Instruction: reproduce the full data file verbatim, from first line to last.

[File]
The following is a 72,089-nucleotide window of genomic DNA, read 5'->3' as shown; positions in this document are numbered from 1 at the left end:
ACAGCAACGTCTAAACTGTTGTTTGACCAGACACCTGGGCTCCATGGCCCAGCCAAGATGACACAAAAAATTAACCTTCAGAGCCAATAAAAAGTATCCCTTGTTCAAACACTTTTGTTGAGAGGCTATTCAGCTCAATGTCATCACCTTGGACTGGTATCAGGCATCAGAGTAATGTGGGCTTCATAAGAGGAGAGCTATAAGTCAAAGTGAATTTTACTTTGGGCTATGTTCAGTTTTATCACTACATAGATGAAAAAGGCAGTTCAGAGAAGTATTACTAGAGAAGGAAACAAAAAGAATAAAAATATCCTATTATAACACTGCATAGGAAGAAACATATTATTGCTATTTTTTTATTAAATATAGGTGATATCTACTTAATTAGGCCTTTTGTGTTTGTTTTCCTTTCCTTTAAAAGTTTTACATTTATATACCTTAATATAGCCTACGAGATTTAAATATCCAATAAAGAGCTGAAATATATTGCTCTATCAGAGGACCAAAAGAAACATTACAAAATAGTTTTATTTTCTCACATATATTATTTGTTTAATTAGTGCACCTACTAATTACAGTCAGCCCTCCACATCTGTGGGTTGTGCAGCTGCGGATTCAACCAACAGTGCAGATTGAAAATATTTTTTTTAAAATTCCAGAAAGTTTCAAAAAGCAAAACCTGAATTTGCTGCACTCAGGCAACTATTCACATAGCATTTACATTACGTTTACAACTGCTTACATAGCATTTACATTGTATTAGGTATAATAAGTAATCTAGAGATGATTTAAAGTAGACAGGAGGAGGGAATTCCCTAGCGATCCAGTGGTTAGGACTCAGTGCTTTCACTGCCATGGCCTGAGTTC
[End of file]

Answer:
The following is a 72,089-nucleotide window of genomic DNA, read 5'->3' as shown; positions in this document are numbered from 1 at the left end:
ACAGCAACGTCTAAACTGTTGTTTGACCAGACACCTGGGCTCCATGGCCCAGCCAAGATGACACAAAAAATTAACCTTCAGAGCCAATAAAAAGTATCCCTTGTTCAAACACTTTTGTTGAGAGGCTATTCAGCTCAATGTCATCACCTTGGACTGGTATCAGGCATCAGAGTAATGTGGGCTTCATAAGAGGAGAGCTATAAGTCAAAGTGAATTTTACTTTGGGCTATGTTCAGTTTTATCACTACATAGATGAAAAAGGCAGTTCAGAGAAGTATTACTAGAGAAGGAAACAAAAAGAATAAAAATATCCTATTATAACACTGCATAGGAAGAAACATATTATTGCTATTTTTTTATTAAATATAGGTGATATCTACTTAATTAGGCCTTTTGTGTTTGTTTTCCTTTCCTTTAAAAGTTTTACATTTATATACCTTAATATAGCCTACGAGATTTAAATATCCAATAAAGAGCTGAAATATATTGCTCTATCAGAGGACCAAAAGAAACATTACAAAATAGTTTTATTTTCTCACATATATTATTTGTTTAATTAGTGCACCTACTAATTACAGTCAGCCCTCCACATCTGTGGGTTGTGCAGCTGCGGATTCAACCAACAGTGCAGATTGAAAATATTTTTTTTAAAATTCCAGAAAGTTTCAAAAAGCAAAACCTGAATTTGCTGCACTCAGGCAACTATTCACATAGCATTTACATTACGTTTACAACTGCTTACATAGCATTTACATTGTATTAGGTATAATAAGTAATCTAGAGATGATTTAAAGTAGACAGGAGGAGGGAATTCCCTAGCGATCCAGTGGTTAGGACTCAGTGCTTTCACTGCCATGGCCTGAGTTC